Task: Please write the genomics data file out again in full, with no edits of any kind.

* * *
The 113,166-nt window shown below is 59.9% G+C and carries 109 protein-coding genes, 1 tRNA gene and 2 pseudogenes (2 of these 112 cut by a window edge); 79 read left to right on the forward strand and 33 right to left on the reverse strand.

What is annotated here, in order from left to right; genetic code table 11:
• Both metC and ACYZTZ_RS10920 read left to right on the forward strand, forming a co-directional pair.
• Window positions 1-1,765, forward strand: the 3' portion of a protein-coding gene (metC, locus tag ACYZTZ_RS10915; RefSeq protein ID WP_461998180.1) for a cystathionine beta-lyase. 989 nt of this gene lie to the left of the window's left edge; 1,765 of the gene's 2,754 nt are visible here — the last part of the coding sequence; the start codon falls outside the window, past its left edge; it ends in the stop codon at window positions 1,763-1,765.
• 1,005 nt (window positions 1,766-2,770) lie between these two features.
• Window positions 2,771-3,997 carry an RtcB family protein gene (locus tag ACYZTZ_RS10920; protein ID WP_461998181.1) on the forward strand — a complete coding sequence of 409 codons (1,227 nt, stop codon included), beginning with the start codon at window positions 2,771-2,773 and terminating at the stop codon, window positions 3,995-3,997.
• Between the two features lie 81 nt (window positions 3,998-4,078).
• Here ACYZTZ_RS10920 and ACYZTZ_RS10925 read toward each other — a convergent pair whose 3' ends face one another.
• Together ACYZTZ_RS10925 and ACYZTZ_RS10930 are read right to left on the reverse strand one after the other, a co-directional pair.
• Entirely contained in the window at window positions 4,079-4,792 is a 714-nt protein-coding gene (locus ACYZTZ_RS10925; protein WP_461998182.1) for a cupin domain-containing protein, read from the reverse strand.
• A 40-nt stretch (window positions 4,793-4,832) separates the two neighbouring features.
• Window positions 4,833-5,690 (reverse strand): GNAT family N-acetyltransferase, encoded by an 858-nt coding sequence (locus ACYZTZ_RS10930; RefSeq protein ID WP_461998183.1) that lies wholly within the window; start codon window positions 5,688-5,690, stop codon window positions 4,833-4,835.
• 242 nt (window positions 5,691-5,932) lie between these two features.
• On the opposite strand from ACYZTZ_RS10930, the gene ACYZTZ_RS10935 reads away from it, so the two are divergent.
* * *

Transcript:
The 113,166-nt window shown below is 59.9% G+C and carries 109 protein-coding genes, 1 tRNA gene and 2 pseudogenes (2 of these 112 cut by a window edge); 79 read left to right on the forward strand and 33 right to left on the reverse strand.

What is annotated here, in order from left to right; genetic code table 11:
• Both metC and ACYZTZ_RS10920 read left to right on the forward strand, forming a co-directional pair.
• Window positions 1-1,765, forward strand: the 3' portion of a protein-coding gene (metC, locus tag ACYZTZ_RS10915; RefSeq protein ID WP_461998180.1) for a cystathionine beta-lyase. 989 nt of this gene lie to the left of the window's left edge; 1,765 of the gene's 2,754 nt are visible here — the last part of the coding sequence; the start codon falls outside the window, past its left edge; it ends in the stop codon at window positions 1,763-1,765.
• 1,005 nt (window positions 1,766-2,770) lie between these two features.
• Window positions 2,771-3,997 carry an RtcB family protein gene (locus tag ACYZTZ_RS10920; protein ID WP_461998181.1) on the forward strand — a complete coding sequence of 409 codons (1,227 nt, stop codon included), beginning with the start codon at window positions 2,771-2,773 and terminating at the stop codon, window positions 3,995-3,997.
• Between the two features lie 81 nt (window positions 3,998-4,078).
• Here ACYZTZ_RS10920 and ACYZTZ_RS10925 read toward each other — a convergent pair whose 3' ends face one another.
• Together ACYZTZ_RS10925 and ACYZTZ_RS10930 are read right to left on the reverse strand one after the other, a co-directional pair.
• Entirely contained in the window at window positions 4,079-4,792 is a 714-nt protein-coding gene (locus ACYZTZ_RS10925; protein WP_461998182.1) for a cupin domain-containing protein, read from the reverse strand.
• A 40-nt stretch (window positions 4,793-4,832) separates the two neighbouring features.
• Window positions 4,833-5,690 (reverse strand): GNAT family N-acetyltransferase, encoded by an 858-nt coding sequence (locus ACYZTZ_RS10930; RefSeq protein ID WP_461998183.1) that lies wholly within the window; start codon window positions 5,688-5,690, stop codon window positions 4,833-4,835.
• 242 nt (window positions 5,691-5,932) lie between these two features.
• On the opposite strand from ACYZTZ_RS10930, the gene ACYZTZ_RS10935 reads away from it, so the two are divergent.